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Brandon Browner, Darrelle Revis will fit in nicely

Patriots cornerbacks Brandon Browner (right) and  Malcolm Butler get acquainted during OTAs in Foxborough.
Patriots cornerbacks Brandon Browner (right) and Malcolm Butler get acquainted during OTAs in Foxborough.

FOXBOROUGH — Brandon Browner is going to fit in well with the Patriots. He has interesting stories to tell — and he’s doing his best not to reveal anything about them.

For instance, Browner, a key member of the Seahawks’ Legion of Boom secondary for the last three seasons, recently met the president. Despite leaving Seattle for New England this offseason, Browner was invited to visit the White House last week by his former team as President Obama congratulated the Seahawks for their Super Bowl victory.

Not many people get to visit the White House and meet the president on national TV. But when asked about it, Browner’s didn’t reveal much.


“It was a great experience to meet the president, look around the White House a little bit,” was all he offered up after Friday’s organized team activity.

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His football backstory, too, is fascinating. He was named a Pro Bowler in 2011, but only after spending four seasons in the Canadian Football League. He didn’t start his first NFL game until he was 27. Just don’t expect him to wax poetic about his journey from the CFL to the Seahawks to getting a three-year, $15.15 million contract with the Patriots.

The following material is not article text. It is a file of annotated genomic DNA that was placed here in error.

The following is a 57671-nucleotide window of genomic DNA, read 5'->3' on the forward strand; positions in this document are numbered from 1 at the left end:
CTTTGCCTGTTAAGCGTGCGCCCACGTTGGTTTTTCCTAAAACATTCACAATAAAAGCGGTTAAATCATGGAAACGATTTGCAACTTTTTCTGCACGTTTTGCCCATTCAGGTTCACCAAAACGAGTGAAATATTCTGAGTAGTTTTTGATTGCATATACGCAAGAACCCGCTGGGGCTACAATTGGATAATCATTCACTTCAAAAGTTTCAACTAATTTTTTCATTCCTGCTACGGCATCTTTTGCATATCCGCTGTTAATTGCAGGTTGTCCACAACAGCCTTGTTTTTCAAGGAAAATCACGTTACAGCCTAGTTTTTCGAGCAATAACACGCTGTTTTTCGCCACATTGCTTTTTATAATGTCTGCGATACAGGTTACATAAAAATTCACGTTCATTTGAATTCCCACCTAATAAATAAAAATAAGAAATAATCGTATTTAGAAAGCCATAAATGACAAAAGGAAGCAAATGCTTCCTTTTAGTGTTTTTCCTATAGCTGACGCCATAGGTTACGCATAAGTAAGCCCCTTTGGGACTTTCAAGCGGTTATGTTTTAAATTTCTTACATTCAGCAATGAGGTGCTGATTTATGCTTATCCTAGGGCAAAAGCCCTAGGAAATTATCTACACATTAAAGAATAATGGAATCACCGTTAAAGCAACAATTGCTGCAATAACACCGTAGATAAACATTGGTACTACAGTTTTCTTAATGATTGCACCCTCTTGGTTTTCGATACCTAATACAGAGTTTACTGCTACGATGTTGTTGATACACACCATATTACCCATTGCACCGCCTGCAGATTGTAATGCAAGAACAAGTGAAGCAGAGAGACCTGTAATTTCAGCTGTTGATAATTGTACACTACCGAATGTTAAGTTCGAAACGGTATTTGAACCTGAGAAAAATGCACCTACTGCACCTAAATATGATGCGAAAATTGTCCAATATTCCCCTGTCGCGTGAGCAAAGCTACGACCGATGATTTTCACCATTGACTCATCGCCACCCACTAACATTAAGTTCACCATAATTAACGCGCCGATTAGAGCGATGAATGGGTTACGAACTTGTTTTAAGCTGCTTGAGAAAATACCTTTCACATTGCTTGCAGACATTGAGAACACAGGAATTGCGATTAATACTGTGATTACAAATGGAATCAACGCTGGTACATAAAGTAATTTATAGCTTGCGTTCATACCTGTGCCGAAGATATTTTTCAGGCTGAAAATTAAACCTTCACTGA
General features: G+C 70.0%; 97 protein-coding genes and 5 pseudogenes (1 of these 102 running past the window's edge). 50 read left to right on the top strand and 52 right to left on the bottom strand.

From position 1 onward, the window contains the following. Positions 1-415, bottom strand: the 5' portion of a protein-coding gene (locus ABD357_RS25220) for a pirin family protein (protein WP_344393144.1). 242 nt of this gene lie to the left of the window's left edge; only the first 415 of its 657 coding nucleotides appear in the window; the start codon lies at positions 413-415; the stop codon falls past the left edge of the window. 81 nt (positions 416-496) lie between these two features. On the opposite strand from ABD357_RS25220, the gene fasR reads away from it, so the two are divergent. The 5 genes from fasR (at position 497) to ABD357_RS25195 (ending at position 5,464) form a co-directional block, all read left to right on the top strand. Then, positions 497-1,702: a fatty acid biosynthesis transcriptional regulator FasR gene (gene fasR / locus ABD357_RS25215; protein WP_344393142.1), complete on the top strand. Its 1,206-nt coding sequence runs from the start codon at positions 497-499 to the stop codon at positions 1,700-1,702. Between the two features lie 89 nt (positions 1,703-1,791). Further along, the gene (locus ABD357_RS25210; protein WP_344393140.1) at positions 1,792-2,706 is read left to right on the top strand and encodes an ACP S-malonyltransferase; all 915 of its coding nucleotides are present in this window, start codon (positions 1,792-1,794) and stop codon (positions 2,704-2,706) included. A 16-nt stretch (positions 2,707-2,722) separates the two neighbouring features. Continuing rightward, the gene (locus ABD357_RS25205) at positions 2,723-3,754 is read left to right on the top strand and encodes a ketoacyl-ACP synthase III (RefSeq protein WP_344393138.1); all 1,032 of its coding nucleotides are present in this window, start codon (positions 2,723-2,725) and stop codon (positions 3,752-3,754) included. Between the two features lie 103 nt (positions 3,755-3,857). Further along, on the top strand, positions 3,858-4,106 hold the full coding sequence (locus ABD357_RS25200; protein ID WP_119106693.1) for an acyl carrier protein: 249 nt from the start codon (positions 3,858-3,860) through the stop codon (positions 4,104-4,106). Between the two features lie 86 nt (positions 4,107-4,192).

“That’s in the past, man,” he said after the Patriots wrapped up their first week of full team practices this spring. “It’s still football, man. It’s fun. Football has been the same, X’s and O’s, since I was a little kid.”

And Browner has opinions on marijuana and the NFL’s drug policy. He just chooses not to share them now that he’s trying to win over new coaches and teammates.

“I’m fortunate to be playing football, and what’s happened in the past is in the past,” said Browner, who turns 30 in August.


We know that Browner liked living in Washington state, where marijuana is now legal. But it’s not legal in the NFL, and Browner will serve a four-game suspension to start the 2014 season because of his affinity for it. The story behind the suspension is compelling, but Browner, naturally, won’t tell it.

Last November he tested positive for marijuana, which typically would draw a two- or four-game suspension.

But this was Browner’s third strike in the eyes of the NFL, and the league handed down an indefinite suspension. Browner’s first two strikes came between 2007-10, when he was playing in Canada and didn’t take NFL-administered drug tests. Skipping a test is akin to failing a test in the NFL, so when he tested positive again last fall, it wasn’t technically his first offense. Browner was suspended indefinitely after eight games, and was forced to watch the Seahawks’ Super Bowl run from home.

Browner, who also earned a four-game suspension in 2012 for performance enhancing drugs, still hears from Seahawks fans who call him selfish for not being able to lay off weed and earning his suspension.